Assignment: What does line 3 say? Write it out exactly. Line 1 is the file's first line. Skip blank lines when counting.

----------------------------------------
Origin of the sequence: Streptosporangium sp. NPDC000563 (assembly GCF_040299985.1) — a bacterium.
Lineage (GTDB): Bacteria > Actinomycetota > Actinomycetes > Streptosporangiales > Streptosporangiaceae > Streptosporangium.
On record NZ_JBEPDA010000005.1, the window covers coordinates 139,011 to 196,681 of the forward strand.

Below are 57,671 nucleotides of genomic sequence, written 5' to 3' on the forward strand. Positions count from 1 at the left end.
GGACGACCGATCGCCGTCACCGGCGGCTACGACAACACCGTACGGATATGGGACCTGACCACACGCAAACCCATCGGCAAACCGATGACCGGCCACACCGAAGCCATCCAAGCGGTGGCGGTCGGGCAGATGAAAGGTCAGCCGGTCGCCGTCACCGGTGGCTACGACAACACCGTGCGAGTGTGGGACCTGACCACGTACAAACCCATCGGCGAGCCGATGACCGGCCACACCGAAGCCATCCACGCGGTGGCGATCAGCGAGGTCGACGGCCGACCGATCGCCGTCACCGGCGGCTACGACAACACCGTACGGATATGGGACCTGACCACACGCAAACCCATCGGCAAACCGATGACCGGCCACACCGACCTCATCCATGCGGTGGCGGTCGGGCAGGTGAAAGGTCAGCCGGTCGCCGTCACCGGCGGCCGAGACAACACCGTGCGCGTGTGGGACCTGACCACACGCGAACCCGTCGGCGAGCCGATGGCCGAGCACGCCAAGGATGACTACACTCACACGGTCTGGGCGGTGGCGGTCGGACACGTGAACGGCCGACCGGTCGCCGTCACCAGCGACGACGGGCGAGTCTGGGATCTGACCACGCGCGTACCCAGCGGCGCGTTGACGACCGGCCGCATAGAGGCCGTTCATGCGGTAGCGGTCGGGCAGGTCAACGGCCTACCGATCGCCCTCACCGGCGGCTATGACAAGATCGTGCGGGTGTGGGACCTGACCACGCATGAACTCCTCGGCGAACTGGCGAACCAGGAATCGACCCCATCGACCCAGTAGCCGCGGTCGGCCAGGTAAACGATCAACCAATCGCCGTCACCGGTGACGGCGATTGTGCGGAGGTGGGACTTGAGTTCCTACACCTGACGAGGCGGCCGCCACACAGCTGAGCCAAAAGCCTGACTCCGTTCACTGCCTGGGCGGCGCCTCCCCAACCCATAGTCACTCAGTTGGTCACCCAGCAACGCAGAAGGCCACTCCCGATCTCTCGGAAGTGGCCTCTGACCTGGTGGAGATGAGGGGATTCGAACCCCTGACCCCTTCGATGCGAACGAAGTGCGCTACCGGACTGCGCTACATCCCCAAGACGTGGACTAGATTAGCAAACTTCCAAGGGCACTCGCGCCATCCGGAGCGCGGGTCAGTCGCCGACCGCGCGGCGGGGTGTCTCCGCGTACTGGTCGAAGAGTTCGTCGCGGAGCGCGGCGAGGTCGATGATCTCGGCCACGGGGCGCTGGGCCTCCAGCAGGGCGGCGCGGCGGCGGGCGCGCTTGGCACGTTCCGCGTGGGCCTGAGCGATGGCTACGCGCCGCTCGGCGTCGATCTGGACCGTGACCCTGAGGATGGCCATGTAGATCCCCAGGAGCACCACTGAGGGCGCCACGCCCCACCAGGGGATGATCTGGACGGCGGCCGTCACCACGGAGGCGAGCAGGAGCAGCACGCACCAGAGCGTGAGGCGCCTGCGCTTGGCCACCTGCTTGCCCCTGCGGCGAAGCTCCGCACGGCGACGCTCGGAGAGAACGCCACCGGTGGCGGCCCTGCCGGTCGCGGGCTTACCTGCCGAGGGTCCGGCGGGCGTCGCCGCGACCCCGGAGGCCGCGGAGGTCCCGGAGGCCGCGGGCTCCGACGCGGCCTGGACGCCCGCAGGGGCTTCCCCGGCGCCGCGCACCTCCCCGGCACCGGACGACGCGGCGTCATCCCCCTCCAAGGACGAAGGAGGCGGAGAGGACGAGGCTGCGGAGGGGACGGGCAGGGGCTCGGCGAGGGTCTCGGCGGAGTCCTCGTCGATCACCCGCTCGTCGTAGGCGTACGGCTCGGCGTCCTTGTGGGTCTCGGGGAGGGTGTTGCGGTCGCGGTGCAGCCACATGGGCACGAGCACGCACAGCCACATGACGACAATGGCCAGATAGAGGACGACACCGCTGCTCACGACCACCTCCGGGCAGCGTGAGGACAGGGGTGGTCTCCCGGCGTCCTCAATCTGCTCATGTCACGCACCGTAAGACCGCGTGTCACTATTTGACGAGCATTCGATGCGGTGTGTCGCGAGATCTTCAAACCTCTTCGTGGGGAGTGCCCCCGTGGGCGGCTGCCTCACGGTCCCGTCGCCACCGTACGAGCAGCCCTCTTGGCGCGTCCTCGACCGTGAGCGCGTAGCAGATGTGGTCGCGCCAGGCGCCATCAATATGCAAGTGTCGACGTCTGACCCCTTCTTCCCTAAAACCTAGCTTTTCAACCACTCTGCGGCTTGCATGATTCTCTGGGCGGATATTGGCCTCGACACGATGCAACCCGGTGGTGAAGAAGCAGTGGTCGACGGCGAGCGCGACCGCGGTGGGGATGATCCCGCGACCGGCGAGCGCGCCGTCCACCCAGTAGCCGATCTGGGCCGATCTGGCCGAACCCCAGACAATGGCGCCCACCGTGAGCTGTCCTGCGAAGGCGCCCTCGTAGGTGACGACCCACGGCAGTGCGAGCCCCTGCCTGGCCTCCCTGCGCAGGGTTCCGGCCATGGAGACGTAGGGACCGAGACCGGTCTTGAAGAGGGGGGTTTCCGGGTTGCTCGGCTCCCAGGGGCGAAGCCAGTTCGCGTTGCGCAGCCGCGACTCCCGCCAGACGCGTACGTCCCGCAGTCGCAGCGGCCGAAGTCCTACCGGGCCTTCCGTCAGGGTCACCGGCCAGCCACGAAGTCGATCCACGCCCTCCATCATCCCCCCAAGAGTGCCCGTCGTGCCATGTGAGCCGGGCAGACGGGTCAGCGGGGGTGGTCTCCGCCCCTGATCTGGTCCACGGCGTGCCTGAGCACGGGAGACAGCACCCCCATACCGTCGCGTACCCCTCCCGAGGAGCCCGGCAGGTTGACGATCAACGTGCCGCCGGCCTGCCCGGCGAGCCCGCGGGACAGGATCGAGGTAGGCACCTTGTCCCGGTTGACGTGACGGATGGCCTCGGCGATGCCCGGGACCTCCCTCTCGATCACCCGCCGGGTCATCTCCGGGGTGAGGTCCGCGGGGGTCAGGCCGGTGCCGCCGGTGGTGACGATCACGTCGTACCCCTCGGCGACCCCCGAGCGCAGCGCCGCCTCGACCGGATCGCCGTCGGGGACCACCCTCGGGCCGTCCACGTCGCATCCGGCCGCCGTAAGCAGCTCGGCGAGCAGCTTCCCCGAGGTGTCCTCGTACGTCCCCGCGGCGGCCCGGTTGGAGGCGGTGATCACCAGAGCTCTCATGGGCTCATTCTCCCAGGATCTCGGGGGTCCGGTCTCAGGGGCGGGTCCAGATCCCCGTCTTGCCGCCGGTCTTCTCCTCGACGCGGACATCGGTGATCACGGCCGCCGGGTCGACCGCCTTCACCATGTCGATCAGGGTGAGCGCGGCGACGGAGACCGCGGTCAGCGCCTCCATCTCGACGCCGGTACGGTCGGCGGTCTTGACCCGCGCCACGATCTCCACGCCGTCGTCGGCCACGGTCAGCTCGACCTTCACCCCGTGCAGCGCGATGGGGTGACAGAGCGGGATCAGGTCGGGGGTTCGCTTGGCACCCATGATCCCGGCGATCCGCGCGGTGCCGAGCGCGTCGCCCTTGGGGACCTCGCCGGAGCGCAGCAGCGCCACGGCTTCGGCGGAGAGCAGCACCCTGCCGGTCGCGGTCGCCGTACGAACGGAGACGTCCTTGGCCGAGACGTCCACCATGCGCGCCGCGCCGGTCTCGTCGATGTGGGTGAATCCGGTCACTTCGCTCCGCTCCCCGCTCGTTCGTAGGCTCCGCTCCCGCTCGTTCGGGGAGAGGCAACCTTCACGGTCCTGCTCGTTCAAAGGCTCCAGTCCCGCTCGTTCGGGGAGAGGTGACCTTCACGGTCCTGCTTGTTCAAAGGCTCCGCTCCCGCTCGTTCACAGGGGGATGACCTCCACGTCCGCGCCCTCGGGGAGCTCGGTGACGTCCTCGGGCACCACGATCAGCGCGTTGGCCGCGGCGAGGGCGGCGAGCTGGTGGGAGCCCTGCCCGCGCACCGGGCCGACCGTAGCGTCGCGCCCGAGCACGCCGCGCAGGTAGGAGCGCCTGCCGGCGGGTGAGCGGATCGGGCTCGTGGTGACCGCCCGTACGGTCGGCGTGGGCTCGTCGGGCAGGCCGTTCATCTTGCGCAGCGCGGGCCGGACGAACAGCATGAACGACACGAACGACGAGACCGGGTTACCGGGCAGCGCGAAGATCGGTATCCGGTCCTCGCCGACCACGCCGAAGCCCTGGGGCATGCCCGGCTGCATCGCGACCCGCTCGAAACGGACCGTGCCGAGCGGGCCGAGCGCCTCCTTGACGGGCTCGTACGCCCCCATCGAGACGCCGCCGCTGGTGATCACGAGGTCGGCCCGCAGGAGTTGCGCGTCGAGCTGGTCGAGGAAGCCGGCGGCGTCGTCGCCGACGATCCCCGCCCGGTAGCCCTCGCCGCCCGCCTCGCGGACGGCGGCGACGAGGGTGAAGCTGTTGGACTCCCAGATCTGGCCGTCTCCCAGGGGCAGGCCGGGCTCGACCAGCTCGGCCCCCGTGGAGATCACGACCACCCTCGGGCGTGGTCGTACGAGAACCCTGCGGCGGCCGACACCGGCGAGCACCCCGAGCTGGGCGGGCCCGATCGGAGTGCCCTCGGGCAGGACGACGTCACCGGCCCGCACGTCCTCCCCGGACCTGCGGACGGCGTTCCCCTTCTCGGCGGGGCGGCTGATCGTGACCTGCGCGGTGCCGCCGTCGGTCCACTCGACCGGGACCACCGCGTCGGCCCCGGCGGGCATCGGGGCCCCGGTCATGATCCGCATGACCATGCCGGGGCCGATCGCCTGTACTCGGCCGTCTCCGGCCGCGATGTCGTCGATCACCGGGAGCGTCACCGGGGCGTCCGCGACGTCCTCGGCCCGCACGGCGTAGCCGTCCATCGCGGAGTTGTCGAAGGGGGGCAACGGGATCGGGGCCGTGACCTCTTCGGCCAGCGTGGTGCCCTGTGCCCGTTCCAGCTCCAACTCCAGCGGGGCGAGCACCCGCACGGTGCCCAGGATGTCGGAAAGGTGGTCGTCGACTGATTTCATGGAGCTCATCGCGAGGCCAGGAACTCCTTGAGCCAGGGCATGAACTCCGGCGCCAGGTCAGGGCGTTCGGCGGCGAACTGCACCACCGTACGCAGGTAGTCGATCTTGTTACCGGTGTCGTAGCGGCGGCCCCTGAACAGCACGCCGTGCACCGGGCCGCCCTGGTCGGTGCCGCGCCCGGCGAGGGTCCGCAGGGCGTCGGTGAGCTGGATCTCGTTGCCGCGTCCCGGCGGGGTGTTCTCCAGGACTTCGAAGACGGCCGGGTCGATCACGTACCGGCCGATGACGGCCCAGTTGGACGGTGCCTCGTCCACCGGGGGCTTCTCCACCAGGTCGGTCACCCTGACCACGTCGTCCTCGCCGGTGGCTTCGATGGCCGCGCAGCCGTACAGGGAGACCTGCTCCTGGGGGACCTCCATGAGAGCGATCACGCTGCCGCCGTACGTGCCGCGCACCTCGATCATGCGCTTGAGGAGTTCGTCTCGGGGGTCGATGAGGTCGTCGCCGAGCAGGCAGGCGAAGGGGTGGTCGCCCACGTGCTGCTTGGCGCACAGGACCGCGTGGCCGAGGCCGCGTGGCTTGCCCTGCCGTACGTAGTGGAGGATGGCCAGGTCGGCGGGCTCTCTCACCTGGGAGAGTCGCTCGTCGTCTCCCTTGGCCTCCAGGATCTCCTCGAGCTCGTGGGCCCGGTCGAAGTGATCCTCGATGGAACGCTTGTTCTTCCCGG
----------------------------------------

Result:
On record NZ_JBEPDA010000005.1, the window covers coordinates 139,011 to 196,681 of the forward strand.